I have just taken another look at the Obama’s Christmas present to the nation — the nutrition bill and I do not find it to my taste.
Mrs. Obama cited a group of former generals and military officials who have said unhealthy school lunches are a national security threat because weight problems are now the leading medical reason that recruits are rejected.
Sorry, but this seems a little over the top, in an era when suicide bombers prowl the streets of major cities and entire nations must be on constant security alert.
For those who don’t know, Tater Tots are little deep-fried nuggets of grated potato. Kids love them, and they have been a staple in many school cafeterias. But perhaps not for much longer, thanks to President Obama’s new nutrition bill.
Thousands more children would eat lunches and dinners at school and all school food would become more nutritious under a bill President Barack Obama signed into law Monday, part of an administration-wide effort to combat childhood obesity.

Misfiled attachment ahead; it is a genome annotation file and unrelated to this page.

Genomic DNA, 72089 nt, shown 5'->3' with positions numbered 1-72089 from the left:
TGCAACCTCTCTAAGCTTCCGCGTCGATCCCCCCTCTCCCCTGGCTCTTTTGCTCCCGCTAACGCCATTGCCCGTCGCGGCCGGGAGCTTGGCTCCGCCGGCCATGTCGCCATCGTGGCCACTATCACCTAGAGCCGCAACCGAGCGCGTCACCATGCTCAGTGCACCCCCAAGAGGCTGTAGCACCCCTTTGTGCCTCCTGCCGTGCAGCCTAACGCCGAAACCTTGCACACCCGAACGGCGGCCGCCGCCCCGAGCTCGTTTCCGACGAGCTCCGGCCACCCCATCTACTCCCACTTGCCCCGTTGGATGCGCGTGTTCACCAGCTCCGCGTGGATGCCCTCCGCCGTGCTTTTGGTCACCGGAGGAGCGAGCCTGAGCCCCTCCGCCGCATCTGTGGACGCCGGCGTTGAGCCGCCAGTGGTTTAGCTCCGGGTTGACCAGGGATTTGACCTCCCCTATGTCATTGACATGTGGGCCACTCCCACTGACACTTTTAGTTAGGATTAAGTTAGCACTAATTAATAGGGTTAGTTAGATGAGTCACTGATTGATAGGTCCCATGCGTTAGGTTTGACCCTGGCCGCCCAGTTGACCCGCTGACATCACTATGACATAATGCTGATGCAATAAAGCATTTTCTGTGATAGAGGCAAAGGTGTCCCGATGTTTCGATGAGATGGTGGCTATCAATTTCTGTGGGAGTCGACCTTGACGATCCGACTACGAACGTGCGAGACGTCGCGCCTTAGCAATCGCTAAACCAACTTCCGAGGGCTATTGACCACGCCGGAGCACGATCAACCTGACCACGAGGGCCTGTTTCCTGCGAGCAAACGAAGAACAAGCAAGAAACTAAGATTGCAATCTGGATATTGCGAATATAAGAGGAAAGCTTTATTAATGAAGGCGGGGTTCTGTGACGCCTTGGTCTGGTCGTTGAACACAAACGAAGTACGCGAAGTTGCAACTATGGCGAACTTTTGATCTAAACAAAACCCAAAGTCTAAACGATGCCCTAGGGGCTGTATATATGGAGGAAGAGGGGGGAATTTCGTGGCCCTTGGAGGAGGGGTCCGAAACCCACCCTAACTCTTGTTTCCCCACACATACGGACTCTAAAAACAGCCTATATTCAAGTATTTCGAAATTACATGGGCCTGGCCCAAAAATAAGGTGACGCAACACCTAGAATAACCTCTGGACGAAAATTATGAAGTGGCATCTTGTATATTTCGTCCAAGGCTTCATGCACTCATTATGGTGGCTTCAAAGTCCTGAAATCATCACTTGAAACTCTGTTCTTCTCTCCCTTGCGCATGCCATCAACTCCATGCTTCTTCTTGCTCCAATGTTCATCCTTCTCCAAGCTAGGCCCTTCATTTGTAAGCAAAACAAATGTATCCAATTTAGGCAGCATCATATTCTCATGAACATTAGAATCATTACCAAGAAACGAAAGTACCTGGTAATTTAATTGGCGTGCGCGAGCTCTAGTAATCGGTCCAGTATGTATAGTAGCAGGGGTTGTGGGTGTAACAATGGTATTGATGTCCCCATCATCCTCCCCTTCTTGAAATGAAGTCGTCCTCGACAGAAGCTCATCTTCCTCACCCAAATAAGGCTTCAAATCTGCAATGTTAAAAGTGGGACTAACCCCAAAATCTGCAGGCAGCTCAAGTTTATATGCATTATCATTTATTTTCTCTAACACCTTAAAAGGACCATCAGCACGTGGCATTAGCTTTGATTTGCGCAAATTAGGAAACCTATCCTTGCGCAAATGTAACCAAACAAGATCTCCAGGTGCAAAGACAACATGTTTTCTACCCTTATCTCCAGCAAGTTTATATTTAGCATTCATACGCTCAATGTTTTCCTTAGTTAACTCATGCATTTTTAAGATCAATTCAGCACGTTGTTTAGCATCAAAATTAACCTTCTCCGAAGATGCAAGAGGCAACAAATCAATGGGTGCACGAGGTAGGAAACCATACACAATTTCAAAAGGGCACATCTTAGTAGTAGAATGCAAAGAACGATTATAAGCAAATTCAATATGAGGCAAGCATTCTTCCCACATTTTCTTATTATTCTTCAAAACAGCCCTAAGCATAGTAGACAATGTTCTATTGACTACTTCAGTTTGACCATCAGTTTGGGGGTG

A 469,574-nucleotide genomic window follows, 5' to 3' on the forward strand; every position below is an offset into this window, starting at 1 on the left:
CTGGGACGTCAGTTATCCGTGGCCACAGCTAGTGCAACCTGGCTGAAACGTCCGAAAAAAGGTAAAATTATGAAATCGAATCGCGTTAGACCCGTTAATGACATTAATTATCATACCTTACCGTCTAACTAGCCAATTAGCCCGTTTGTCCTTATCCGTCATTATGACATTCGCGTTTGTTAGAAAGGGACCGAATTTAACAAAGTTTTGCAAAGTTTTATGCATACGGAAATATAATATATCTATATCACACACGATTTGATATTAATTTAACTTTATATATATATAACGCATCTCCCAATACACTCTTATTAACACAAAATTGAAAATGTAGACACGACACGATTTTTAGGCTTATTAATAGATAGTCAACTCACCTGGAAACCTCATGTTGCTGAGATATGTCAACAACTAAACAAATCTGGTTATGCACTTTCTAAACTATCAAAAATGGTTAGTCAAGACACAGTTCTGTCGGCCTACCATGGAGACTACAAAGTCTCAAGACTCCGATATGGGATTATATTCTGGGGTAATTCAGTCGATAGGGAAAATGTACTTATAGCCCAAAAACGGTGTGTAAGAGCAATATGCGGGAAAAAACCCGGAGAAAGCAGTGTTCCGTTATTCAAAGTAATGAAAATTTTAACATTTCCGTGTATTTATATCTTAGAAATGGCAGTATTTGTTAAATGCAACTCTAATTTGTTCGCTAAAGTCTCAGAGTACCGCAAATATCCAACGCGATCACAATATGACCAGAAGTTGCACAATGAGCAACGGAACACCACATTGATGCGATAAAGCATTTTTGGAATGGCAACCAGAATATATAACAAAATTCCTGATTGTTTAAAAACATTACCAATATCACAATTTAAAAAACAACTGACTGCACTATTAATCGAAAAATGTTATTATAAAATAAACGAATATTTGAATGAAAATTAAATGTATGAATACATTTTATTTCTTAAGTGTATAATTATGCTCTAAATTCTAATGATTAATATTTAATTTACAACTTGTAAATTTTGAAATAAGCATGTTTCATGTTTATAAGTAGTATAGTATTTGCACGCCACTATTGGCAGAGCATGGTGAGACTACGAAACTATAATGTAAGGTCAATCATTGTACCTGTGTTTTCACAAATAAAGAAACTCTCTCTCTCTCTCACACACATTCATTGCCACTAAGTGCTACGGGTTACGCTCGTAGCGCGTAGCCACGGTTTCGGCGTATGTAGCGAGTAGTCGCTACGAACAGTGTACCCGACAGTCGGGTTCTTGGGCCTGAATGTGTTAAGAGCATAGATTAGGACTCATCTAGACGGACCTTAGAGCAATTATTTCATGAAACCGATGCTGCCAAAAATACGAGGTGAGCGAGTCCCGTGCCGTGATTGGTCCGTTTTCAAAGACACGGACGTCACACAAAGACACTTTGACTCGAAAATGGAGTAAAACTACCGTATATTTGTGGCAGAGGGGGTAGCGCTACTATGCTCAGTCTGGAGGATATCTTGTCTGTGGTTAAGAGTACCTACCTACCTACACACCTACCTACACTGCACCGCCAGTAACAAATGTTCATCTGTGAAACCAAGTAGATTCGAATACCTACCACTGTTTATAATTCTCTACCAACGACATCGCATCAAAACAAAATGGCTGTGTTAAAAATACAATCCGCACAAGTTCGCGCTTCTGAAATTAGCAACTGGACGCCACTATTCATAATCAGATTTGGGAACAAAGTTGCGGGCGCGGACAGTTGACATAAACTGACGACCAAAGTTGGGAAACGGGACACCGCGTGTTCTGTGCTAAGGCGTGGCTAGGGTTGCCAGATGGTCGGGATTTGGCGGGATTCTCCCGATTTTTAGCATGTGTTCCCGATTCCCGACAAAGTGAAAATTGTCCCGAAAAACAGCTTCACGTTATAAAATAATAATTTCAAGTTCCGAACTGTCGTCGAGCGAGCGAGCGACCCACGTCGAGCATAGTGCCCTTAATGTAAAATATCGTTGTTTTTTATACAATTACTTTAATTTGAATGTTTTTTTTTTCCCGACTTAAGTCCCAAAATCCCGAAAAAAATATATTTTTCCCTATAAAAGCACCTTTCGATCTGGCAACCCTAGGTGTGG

Well and good, but it’s my contention that if Johnny does not get his crunchy, greasy fix at school, he will find a way afterwards, perhaps at McDonald’s. And frankly, that’s not a problem, as long as it i’s an occasional treat, and not a way of life. But it is primarily Mom’s and Dad’s responsibility to teach their children how to make healthy choices.
I’ve said it before and I’ll say it again: government programs are fine, perhaps even laudable (if you don’t mind your tax dollars funding the usurping of your personal responsibilities and limiting your consumer choices), but unless and until parents themselves take responsibility for their own and their children’s health, no number of bills will solve the “epidemic” of obesity.
I am deeply sorry, but Tater Tots are not the problem—they are actually very tasty, when eaten in moderation—and government initiatives are not the solution. It is primarily about self-control (which can be taught to children, incredibly enough), but first their parents (or principal caregivers) must be able to practice and model it.
Ay, there’s the rub (or the ketchup, as the case may be). “Self-control” and exercising parental responsibility do not seem to be popular messages these days. Far better for the government to micro-regulate every aspect of our existence.